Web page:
How long is the shadow of genocide? How does it affect the offspring of the survivors? And
how do survivors and their families retain a belief in justice when atrocities go unpunished?
These questions are addressed in Jerry M. Burger’s novel, The Shadows of 1915. The story
takes place in Central California in 1953, where Armenian immigrants and their families live
one generation removed from the 1915 murder of more than a million Armenians at the hands
of the Turkish government. An encounter between the sons of a genocide survivor and some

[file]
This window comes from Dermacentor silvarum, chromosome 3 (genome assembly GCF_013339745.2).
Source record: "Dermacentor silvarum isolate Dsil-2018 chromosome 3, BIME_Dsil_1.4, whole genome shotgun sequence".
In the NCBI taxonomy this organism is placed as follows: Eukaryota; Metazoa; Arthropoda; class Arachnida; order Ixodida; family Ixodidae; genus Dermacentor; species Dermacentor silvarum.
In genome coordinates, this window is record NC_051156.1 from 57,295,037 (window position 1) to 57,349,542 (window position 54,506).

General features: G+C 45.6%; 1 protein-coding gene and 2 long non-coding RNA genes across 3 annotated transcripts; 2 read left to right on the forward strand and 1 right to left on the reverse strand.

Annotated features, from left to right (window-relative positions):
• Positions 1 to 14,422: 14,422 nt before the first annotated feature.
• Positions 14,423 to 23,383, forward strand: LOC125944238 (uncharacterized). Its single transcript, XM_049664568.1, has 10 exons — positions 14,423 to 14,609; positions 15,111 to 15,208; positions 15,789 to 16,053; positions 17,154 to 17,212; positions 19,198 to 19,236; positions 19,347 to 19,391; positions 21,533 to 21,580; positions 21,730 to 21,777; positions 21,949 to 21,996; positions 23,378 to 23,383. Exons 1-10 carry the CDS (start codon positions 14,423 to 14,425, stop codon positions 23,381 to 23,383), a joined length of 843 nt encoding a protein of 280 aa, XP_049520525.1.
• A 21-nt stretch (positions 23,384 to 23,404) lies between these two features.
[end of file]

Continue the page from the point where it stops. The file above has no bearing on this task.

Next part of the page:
Turkish college students forces each of the main characters to make difficult decisions that pit
loyalty to family and community against personal and legal standards of right and wrong. It is
a story about a displaced group of people and the consequences of real historic events that
have rarely been examined in fiction. It is also a story about culture, family, recovery from
tragedy, and the nature of justice.